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 Post subject: Positive focus and the Facebook phenomenon
PostPosted: Tue Jul 03, 2012 11:24 am 
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White Lady
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Joined: Wed Apr 06, 2005 4:18 pm
Posts: 13964
Location: Eriksbråten, Skotterud
I just read yet another negative comment on the Facebook phenomenon in a newspaper. Many people think that being active in social media does something strange to your sense of reality. They honestly believe that people are lying to present an artificial and glorified version of themselves in cyberspace, and thus hiding all the grim facts of their lives.

Well. I am sitting here in my bed, with a bad cold. I am coughing my head off, swooning, blowing my nose until it gets really sore, and feeling a bit sorry for myself. Do I think it is interesting for other people? Basically no. If I need sympathy, I call Pelle and ask for a cup of tea. And I will get it.

And I choose to focus on the many positive sides of my life right now, for instance all the good riders and nice people who are here, making progress in their riding and having a good time. Many people who choose to focus differently would perhaps sit in the background and observe all the things that these riders still are not able to do. On all the houskeeping chores that are not yet done because we are many people having a good time, and many of the ones responsible for the chores are ill. Is this interesting for others? No.

I am sick and tired of all the facebook posters telling me that I have a responsibility to find out about other peoples troubles and come to help them, because "it is the silent ones that suffer the most, and need my attention". I do not. Every person is responsible for themselves. Do you need help? Ask someone. That is responsibility. Everything else is pushing guilt onto the rest of the world, which will not help you in the end. That is just continuing a habit of playing the victim and being a child, and you do not want sympathy, you want respect.

To gain respect, you need first to respect yourself. This goes for dealing with horses, and it goes for dealing with people.

In this article I read, the author has withdrawn from Facebook because she had no control over what people write and how they refer to activities that she had been participating in. She thinks people are glorifying their lives and losing a sense of reality.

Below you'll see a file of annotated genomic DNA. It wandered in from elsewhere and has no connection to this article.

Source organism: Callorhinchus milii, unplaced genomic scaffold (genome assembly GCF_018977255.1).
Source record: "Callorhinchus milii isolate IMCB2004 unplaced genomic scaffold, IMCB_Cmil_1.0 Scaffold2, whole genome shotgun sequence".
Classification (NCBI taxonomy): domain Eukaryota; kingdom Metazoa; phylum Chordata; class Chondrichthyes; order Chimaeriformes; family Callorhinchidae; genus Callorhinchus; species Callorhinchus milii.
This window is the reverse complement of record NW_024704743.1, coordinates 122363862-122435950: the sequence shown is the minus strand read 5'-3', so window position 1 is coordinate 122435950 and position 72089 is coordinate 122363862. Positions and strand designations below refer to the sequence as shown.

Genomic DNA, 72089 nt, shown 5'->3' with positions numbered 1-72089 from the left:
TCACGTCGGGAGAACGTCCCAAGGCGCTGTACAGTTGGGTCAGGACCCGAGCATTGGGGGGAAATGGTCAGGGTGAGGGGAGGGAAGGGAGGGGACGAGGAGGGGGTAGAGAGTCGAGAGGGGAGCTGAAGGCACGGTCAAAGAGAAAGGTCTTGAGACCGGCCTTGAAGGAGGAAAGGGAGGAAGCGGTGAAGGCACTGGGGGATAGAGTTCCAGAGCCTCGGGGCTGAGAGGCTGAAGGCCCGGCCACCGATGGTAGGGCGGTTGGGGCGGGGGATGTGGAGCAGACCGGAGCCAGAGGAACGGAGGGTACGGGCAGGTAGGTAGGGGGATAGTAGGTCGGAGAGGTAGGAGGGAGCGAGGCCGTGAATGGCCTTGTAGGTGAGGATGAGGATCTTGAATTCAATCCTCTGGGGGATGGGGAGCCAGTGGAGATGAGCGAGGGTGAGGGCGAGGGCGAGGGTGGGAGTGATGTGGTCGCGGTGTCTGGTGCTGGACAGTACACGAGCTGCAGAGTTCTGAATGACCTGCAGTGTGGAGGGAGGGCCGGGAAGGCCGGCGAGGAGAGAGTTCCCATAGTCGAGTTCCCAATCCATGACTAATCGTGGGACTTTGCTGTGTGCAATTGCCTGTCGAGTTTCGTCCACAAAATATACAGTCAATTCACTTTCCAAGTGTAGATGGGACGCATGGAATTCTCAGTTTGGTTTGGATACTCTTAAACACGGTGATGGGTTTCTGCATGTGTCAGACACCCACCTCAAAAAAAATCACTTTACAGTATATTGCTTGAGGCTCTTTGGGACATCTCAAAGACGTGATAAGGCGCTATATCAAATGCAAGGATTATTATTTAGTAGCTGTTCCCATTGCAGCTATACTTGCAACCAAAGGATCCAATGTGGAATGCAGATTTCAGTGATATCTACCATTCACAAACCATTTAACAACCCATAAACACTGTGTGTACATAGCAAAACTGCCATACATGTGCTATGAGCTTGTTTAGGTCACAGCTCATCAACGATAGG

I would say this is just an example of the difference between a half full bottle and a half empty one. Some people are happy and appreciate what they have, and choose not to worry so much about the negative. This is not losing the sense of reality, it is quite the contrary. We are living in a very privileged society. We have everything we need. We are very, very lucky. Let us continue appreciating it.

Facebook is just a tool. I find it immensely practical for communicating efficiently with many people at a time. If you get addicted or annoyed, there is a problem with you, not with Facebook. Other people say and do whatever they always have done. The only difference is that you may see it, if you choose. If you want to see what people are saying behind your back, I am sure you can. If you want to get envious at all the happy status updates, it is your choice. If you still are sitting there waiting for someone to comfort you after your umpteenth status about your troubles in life, you might still be disappointed.

People do not respond to pointless complaining like that. They respond to honest requests. You have to find out what is wrong, and then ask someone. You are not a child. There is no longer a mother out there in cyberspace who has an instinct for finding out what is behind your mask and cure your pains.

It is every grown up person's responsibility to take basic care of themselves.

And please do me the favour of ignoring people that talk behind your back. Everyone does it. And mostly it is not even with bad intentions.

I find that social media is a reality check. For oneself.

Happy surfing!
Hanne

_________________
Paradox is a pointer telling you to look beyond it. If paradoxes bother you, that betrays your deep desire for absolutes. The relativist treats a paradox merely as interesting, perhaps amusing or even, dreadful thought, educational.

Frank Herbert.


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